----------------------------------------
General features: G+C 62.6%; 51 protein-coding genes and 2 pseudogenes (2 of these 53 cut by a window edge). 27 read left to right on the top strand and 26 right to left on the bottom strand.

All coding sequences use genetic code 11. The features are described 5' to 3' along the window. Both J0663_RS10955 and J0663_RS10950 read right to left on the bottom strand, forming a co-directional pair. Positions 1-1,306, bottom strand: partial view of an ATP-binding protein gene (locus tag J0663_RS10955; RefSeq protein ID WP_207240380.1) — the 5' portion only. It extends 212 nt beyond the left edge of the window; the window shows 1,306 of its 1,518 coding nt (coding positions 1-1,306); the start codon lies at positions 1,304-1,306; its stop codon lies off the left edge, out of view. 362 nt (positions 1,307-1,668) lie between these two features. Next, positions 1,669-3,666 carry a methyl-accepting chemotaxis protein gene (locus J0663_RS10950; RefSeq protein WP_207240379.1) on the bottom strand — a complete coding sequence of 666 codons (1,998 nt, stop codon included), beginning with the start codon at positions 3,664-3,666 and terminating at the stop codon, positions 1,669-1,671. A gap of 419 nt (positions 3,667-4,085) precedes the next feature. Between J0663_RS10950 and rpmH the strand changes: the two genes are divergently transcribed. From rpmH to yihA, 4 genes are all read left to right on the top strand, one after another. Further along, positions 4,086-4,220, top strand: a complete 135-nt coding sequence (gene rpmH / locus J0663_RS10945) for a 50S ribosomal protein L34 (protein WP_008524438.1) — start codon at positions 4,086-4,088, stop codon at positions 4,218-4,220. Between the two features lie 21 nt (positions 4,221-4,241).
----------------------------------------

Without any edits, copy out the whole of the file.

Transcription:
General features: G+C 62.6%; 51 protein-coding genes and 2 pseudogenes (2 of these 53 cut by a window edge). 27 read left to right on the top strand and 26 right to left on the bottom strand.

All coding sequences use genetic code 11. The features are described 5' to 3' along the window. Both J0663_RS10955 and J0663_RS10950 read right to left on the bottom strand, forming a co-directional pair. Positions 1-1,306, bottom strand: partial view of an ATP-binding protein gene (locus tag J0663_RS10955; RefSeq protein ID WP_207240380.1) — the 5' portion only. It extends 212 nt beyond the left edge of the window; the window shows 1,306 of its 1,518 coding nt (coding positions 1-1,306); the start codon lies at positions 1,304-1,306; its stop codon lies off the left edge, out of view. 362 nt (positions 1,307-1,668) lie between these two features. Next, positions 1,669-3,666 carry a methyl-accepting chemotaxis protein gene (locus J0663_RS10950; RefSeq protein WP_207240379.1) on the bottom strand — a complete coding sequence of 666 codons (1,998 nt, stop codon included), beginning with the start codon at positions 3,664-3,666 and terminating at the stop codon, positions 1,669-1,671. A gap of 419 nt (positions 3,667-4,085) precedes the next feature. Between J0663_RS10950 and rpmH the strand changes: the two genes are divergently transcribed. From rpmH to yihA, 4 genes are all read left to right on the top strand, one after another. Further along, positions 4,086-4,220, top strand: a complete 135-nt coding sequence (gene rpmH / locus J0663_RS10945) for a 50S ribosomal protein L34 (protein WP_008524438.1) — start codon at positions 4,086-4,088, stop codon at positions 4,218-4,220. Between the two features lie 21 nt (positions 4,221-4,241).